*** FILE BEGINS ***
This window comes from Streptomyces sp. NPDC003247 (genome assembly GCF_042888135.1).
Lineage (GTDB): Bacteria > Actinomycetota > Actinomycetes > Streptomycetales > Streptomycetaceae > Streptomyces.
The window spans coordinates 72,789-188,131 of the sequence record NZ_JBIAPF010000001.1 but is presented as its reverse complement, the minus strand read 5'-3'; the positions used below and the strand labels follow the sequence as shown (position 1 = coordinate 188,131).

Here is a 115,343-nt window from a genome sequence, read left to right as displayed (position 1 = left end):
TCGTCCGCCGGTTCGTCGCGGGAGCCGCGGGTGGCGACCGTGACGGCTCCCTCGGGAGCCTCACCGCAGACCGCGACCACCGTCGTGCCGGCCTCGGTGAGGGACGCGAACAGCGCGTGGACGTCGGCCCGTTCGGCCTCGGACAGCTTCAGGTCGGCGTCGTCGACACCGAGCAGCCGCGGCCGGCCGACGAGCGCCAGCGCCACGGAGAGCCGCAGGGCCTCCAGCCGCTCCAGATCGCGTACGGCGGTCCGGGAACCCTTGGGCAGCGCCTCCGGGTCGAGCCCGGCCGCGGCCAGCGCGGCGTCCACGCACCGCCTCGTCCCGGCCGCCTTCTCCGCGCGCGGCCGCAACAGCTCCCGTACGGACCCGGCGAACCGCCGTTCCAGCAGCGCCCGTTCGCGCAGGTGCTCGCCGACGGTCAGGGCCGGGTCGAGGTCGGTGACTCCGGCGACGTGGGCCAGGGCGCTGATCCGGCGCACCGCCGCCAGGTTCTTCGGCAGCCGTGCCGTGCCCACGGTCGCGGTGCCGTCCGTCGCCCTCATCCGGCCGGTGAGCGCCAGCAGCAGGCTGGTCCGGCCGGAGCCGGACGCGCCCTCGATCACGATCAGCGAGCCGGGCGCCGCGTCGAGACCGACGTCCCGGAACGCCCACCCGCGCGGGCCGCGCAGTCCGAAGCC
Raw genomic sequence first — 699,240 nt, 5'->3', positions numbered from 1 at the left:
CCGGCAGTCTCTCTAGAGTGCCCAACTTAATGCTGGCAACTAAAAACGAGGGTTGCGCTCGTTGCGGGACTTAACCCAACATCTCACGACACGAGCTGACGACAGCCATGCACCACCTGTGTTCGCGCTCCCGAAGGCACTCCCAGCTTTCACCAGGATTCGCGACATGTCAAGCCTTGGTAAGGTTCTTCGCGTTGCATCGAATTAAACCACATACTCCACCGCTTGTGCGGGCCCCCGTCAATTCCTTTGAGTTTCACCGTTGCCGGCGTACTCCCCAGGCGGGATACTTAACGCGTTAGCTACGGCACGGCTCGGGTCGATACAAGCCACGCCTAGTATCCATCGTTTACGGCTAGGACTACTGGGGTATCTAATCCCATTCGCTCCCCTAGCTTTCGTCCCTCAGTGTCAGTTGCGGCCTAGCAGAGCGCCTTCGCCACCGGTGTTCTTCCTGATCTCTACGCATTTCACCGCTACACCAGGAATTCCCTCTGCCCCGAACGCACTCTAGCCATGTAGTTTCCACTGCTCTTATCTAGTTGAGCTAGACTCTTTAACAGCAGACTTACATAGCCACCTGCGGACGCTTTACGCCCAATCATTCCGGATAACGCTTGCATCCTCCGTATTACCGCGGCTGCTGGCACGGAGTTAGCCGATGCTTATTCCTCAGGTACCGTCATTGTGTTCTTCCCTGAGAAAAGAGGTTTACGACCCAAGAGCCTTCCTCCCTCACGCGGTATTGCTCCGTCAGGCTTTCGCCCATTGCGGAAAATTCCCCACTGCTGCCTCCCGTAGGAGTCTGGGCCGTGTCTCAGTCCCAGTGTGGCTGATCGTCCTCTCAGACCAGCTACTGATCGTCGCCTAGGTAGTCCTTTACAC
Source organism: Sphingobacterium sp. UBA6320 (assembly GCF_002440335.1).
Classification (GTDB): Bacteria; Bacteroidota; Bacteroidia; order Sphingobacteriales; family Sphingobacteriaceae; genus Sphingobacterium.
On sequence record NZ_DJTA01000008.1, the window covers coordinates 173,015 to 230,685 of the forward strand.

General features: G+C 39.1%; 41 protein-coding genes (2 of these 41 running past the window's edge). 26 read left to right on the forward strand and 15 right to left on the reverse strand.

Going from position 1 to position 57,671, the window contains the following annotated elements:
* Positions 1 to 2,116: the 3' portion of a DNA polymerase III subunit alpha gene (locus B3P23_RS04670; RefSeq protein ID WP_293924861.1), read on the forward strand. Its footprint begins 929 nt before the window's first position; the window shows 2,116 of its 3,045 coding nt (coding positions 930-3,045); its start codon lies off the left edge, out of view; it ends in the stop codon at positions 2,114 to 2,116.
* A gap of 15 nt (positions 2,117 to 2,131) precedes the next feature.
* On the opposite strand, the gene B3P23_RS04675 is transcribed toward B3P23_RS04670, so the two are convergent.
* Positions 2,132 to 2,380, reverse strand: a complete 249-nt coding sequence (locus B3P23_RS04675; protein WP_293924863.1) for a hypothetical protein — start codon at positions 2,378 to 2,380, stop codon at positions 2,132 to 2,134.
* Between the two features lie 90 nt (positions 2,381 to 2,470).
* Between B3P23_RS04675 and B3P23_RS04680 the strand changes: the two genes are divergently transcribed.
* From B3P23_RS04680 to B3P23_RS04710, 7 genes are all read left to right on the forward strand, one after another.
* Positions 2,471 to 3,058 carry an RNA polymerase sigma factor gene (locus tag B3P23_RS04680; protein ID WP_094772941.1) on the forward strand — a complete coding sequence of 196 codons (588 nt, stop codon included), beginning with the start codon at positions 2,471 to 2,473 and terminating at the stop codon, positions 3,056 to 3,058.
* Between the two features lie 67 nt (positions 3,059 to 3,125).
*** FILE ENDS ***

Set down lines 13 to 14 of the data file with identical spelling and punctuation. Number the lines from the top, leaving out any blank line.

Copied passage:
* Positions 1 to 2,116: the 3' portion of a DNA polymerase III subunit alpha gene (locus B3P23_RS04670; RefSeq protein ID WP_293924861.1), read on the forward strand. Its footprint begins 929 nt before the window's first position; the window shows 2,116 of its 3,045 coding nt (coding positions 930-3,045); its start codon lies off the left edge, out of view; it ends in the stop codon at positions 2,114 to 2,116.
* A gap of 15 nt (positions 2,117 to 2,131) precedes the next feature.